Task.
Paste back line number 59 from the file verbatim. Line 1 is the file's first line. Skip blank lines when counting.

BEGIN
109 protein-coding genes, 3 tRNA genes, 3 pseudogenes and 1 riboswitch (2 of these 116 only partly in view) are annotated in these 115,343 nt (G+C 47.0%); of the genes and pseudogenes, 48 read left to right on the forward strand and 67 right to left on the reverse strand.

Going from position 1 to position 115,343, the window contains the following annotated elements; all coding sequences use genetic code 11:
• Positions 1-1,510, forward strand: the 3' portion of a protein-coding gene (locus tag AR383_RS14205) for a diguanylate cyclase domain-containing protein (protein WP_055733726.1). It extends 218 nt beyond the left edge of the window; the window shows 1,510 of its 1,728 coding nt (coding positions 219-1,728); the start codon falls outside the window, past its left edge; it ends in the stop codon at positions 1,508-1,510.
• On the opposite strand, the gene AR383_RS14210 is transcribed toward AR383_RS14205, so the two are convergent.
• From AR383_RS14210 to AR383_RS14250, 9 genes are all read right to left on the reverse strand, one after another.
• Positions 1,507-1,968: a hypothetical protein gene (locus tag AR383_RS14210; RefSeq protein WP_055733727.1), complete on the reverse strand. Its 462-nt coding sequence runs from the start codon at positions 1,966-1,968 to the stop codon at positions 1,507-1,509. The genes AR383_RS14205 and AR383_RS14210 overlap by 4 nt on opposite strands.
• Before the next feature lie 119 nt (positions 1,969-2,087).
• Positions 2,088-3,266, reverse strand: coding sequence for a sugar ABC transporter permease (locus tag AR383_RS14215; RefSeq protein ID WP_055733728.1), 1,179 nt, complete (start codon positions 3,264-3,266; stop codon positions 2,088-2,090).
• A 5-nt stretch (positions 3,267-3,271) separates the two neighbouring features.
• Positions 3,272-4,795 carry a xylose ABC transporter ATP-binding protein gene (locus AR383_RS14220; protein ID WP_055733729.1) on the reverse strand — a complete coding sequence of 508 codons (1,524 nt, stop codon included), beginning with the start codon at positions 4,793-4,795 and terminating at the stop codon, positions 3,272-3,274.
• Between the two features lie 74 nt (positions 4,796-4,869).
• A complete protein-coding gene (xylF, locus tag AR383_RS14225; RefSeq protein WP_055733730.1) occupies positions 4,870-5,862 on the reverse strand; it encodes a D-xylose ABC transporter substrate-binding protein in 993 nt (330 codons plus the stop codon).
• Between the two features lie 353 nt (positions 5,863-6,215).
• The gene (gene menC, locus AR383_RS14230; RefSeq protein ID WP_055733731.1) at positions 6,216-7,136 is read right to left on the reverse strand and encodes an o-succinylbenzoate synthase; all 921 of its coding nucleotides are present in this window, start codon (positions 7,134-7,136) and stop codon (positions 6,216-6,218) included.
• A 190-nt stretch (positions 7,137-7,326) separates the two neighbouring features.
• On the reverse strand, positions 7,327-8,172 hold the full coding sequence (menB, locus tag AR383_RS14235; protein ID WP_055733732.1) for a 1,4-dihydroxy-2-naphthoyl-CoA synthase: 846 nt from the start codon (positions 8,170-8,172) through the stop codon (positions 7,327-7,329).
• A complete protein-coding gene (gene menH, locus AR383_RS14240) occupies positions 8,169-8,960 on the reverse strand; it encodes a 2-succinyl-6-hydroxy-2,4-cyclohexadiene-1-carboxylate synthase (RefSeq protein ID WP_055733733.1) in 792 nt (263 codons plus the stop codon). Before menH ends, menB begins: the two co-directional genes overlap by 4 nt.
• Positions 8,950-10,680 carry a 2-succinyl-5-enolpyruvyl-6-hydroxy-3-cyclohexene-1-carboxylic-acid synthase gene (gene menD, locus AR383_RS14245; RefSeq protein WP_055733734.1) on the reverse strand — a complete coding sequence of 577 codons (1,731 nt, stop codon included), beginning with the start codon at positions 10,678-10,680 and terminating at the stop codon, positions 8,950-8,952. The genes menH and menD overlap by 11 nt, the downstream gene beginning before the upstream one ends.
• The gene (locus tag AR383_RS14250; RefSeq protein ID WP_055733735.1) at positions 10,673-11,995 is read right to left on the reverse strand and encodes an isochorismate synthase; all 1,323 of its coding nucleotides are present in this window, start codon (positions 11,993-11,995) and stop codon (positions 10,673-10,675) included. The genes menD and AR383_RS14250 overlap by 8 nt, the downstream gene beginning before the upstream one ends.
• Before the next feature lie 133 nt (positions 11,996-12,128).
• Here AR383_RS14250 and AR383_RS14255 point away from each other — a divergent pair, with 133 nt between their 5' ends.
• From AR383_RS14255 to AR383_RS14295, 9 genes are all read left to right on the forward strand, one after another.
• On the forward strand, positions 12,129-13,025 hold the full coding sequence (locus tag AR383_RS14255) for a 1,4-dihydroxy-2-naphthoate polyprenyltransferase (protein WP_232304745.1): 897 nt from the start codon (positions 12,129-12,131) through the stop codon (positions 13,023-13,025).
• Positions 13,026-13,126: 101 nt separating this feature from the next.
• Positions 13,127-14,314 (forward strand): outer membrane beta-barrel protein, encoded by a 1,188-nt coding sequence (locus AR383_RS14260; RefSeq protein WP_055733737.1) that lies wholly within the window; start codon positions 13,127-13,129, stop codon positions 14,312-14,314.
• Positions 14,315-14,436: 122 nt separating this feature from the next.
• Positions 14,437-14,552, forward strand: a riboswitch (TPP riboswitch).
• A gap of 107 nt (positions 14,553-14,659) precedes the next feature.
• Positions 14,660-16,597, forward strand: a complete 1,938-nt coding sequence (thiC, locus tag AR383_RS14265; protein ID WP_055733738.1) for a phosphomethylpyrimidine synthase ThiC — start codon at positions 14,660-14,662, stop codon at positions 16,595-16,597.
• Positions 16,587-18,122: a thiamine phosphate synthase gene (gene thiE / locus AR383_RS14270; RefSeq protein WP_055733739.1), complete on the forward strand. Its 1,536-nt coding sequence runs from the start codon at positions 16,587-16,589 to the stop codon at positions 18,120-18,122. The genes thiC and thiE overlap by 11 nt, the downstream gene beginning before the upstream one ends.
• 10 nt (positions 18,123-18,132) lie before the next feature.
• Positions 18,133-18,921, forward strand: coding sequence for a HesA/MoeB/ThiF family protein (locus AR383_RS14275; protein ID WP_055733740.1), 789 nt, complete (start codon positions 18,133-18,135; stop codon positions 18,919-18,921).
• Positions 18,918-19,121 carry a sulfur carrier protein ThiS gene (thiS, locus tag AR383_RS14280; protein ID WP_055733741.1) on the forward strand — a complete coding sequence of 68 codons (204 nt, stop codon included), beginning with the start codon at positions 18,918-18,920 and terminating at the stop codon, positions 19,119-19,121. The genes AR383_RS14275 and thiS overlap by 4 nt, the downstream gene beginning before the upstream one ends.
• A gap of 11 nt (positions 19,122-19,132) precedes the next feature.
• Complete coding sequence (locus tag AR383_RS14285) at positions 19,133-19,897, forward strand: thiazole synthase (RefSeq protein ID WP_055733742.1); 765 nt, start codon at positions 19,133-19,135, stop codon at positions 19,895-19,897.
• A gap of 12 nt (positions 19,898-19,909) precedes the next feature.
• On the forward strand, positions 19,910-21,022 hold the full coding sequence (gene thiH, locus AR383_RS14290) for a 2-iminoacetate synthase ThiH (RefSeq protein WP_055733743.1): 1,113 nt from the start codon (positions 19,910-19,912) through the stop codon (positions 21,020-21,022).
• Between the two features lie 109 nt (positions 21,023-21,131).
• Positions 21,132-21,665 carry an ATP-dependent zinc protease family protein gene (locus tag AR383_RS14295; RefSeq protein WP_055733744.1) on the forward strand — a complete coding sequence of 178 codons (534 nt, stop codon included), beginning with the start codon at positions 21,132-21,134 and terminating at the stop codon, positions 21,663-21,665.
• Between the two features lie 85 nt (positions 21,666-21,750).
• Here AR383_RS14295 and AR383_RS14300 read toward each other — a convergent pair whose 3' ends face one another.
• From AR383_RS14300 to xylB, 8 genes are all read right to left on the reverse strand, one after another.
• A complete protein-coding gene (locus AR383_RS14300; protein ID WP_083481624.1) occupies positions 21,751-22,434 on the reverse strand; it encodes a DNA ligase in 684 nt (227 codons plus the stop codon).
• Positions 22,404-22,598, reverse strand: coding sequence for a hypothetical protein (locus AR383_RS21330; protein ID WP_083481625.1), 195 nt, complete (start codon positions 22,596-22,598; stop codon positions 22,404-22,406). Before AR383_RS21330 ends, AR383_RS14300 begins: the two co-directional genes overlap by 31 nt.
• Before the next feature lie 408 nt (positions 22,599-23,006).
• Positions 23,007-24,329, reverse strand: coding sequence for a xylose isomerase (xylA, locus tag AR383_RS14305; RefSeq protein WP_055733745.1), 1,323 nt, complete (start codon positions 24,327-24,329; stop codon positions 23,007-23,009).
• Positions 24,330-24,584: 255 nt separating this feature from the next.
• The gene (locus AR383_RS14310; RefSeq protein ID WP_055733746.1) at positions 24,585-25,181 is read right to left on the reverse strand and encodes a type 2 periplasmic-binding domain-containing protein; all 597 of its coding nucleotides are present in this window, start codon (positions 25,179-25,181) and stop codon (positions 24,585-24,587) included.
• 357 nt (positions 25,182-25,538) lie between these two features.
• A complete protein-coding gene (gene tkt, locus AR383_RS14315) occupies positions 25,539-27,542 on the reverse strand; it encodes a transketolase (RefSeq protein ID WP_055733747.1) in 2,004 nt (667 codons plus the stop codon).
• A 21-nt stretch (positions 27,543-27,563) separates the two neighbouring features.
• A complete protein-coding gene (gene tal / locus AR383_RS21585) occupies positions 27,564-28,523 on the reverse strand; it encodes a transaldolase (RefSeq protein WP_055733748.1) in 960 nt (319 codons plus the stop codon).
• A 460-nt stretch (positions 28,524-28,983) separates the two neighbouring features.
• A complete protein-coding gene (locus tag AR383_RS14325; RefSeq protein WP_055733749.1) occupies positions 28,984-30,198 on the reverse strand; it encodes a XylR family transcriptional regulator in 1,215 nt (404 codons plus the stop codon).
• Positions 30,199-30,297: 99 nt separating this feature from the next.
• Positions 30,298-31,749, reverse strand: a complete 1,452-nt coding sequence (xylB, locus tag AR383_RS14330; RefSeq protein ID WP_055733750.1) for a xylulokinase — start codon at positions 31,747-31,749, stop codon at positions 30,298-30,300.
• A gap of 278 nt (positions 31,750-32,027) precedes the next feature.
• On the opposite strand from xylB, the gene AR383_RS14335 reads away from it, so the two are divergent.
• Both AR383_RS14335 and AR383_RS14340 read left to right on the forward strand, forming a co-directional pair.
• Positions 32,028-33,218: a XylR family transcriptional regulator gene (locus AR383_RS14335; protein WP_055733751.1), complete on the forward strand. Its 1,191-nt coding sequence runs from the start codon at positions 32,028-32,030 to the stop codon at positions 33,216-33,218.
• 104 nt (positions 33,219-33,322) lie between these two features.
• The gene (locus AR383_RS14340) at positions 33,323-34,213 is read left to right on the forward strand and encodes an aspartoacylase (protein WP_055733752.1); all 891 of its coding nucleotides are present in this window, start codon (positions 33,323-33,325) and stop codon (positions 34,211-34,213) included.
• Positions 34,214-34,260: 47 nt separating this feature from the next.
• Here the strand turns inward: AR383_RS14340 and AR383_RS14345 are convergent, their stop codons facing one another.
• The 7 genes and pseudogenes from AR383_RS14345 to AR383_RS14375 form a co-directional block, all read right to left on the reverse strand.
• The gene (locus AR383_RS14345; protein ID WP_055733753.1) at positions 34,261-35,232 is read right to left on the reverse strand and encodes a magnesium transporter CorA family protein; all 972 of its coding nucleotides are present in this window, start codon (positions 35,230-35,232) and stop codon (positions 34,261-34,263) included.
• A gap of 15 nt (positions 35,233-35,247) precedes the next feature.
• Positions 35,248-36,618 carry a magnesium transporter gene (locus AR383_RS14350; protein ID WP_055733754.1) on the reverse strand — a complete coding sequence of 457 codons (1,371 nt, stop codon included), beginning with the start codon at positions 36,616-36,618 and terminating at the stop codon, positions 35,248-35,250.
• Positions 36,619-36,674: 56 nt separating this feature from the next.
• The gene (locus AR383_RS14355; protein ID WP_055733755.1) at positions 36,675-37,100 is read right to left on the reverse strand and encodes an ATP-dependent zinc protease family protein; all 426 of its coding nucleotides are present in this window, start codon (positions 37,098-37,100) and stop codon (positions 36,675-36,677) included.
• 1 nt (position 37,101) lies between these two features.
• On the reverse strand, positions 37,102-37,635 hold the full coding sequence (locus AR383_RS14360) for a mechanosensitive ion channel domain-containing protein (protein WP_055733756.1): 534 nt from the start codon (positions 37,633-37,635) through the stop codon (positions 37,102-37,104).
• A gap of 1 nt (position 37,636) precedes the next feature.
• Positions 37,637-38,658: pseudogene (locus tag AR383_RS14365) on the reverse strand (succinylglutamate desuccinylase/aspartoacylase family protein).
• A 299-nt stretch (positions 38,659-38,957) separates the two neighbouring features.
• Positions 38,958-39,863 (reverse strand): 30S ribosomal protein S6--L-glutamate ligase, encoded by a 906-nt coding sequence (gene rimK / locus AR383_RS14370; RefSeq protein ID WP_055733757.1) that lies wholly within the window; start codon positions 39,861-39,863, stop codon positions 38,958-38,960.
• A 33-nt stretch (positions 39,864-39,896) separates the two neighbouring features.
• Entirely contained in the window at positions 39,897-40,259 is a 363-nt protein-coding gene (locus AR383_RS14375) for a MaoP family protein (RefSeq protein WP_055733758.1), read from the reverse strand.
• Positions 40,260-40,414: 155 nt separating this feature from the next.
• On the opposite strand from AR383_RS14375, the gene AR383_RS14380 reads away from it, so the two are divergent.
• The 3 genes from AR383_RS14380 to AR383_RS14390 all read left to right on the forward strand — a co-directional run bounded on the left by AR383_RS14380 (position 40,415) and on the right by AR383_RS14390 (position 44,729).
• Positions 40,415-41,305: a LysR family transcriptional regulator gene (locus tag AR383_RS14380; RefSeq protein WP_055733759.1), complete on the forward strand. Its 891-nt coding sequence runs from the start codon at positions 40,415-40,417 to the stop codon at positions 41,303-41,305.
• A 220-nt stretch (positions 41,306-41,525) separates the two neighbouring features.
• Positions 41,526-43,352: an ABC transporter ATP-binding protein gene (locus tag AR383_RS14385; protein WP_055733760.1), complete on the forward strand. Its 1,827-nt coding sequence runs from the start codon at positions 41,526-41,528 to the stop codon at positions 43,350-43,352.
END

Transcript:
• Both AR383_RS14335 and AR383_RS14340 read left to right on the forward strand, forming a co-directional pair.